Chile Travel Curacavi — 02 January 2013

Chile prides itself at being at the bottom of the world and Punta Arenas prides itself at being at the bottom of Chile.  This region flies the Chilean flag but they also fly the flag of the Magallanes region.  Punta Arenas is the city at the most southern latitude in the world.  Only Puerto Williams lies further south but that is not much more than a town unless you went to school in Argentina in which case they taught you that Ushuaia, Argentina is further south still.

Chile is not too wide but extremely long.  From Santiago it takes 2 and 1/2 hours to fly to the northern border and 4 hours to fly to the southern tip.  You can take LAN or Sky airlines to go to Patagonia.  At this latitude in summer the sun sets a full hour later than in Santiago.  Daylight lingers after 11 pm.  The temperature in summer here rises to about 11 or 15 degrees Celcius and if the wind is not blowing and it is sunny, it feels warm.

Here the Atlantic meets the Pacific and the Andes meet the vast pampas grasslands. This is a bleak landscape, with no trees except pines bent over in the direction of the prevailing winds, which can gust to 100 miles per hour.  Lovely purple and red flowers grow wild here along with a brightly colored yellow bush.  Lonely sheep huddle down in their overcoats of wool against the rain and snow.

For many tourists Punta Arenas is simply a stopping off point on their way to Puerto Natales.  There, one can visit mighty glaciers and the awe inspiring Torres de Paine.  But Puerto Natales is 4 hours from Punta Arenas so if one were to go it would be best to fly to that airport  instead of taking the long bus ride.  Some hapless Israeli tourist last year built a camp fire and burned hundreds of thousands of hectares in the Torres de Paine national park–he left the country barely escaping jail.  Volunteers are replanting trees there, millions of them.

Beyond Puerto Natales, Punta Arenas is also a jumping off point for tourists heading off for cruises to Antarctica or the fjords here.  One long curve of Antarctica reaches up to Chile and so it is not so far away.  Chile has a permanent settlement there.  Those hardy souls brace themselves against the polar winter to help Chile maintain its claim on a region which the rest of the world says should belong to all nations.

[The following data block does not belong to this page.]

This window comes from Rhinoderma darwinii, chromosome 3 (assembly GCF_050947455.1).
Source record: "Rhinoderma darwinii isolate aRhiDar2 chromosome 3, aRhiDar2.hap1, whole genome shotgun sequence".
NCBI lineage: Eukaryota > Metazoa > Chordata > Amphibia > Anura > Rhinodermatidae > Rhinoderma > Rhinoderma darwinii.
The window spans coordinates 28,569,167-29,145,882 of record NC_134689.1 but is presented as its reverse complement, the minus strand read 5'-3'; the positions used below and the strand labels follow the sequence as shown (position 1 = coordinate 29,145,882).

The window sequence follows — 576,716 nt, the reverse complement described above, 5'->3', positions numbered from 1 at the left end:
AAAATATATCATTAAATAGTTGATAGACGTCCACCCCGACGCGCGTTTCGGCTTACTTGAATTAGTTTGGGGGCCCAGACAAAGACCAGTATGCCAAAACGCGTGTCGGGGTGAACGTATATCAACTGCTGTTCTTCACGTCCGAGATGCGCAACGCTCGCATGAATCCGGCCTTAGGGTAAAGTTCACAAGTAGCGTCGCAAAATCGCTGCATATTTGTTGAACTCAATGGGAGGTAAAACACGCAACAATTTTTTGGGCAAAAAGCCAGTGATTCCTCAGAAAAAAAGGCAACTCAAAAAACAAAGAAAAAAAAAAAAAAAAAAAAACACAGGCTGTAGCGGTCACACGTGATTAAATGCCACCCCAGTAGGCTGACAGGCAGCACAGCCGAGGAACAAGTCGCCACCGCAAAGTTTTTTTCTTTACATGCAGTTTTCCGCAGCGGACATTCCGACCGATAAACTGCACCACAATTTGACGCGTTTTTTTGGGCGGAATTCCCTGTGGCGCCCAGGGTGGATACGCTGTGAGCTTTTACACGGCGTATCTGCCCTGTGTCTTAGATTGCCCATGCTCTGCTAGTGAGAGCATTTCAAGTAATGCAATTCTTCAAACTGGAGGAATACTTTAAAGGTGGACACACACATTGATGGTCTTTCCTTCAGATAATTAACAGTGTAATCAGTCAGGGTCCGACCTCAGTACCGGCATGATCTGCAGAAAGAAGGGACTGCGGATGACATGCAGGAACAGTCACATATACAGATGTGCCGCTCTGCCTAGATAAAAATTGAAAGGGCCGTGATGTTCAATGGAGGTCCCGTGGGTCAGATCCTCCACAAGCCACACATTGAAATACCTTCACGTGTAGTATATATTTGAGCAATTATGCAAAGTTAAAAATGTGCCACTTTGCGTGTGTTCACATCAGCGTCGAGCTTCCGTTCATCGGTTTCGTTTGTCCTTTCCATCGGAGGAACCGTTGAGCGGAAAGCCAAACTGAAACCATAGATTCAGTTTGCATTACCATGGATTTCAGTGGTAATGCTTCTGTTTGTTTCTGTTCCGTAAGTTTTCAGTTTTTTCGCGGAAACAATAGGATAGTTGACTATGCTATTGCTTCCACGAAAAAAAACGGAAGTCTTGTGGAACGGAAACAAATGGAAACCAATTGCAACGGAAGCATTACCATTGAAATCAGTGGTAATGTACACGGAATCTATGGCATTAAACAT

Punta Arenas was founded as a way to establish a foothold in the region against Argentine encroachment.  The border between here and Tierra del Fuego in fact is partially delimited with land mines planted by the military regime.  Chile is still struggling to find and destroy these.  (Chile has a similar problem along the border with Peru.)

Most of the tourists here are foreign, and the vast majority seem to come from Germany.  On a van headed off to visit a colony of penguins the Chileans wonder why the Germans are so quiet.  Latinos of course make much more noise.

Another tourist opportunity is to go whale watching or snow skiing from a slope which offers a view of the ocean.  In the winter that ski resort is not ideal as the temperature is often above freezing due to the low altitude and proximity of the ocean.

The whales are far from here as are the glacier so the best thing to do is go see the penguins.  By habit they always return to the place where they are born to lay eggs and raise their young. There are two colonies here:  one with 10,000 birds and another more distant with 100,000. In Chile everything is privately owned including the major highways.  So there is no park here to visit the Penguins.  Instead you pay a toll to cross one private property and then pay another to arrive at the beach where the penguins live.  They dig holes in the grasslands to raise their young.  The penguins have well established paths so you can watch them emerge from the waters and waddle off to their nests oblivious to the dozens of tourists who stand behind fences snapping their pictures.

Any Chilean will tell you the the best seafood in Chile is to be found at the central market, so go there and avoid the restaurants for tourists.   The central market is across from the main wharf where the cruise ships and tugs berth.  The small restaurants here serve king crab, stone crab casserole, seafood soup, and of course locally brewed Austral beer.  The Chileans put mayonnaise on king crab, but that is like putting coca-cola on top of fine whiskey so tell them leave it off. It is warm here as the heat is turned on unlike, say, Santiago in winter where people sit indoors wearing jackets.  That persistent cold annoys the foreigner.

When you take a flight in Chile, if you ask for a window seat the airline will ask you if you want a view of the Andes or the ocean rather than the left or right side.  Chile is so narrow you can see both sides at once.  On the flight down sit on the port side where you can see the snow covered Andes with smoking volcanoes.  In the summer the snow has disappeared except for the highest altitudes.  This view continues until you cross over the Andes and reach the boring landscape of the pampas with their dreary repetition. Going back north sit on the other side where you can see the southern Andes covered with much more snow, large mountain lakes, and glaciers.

 

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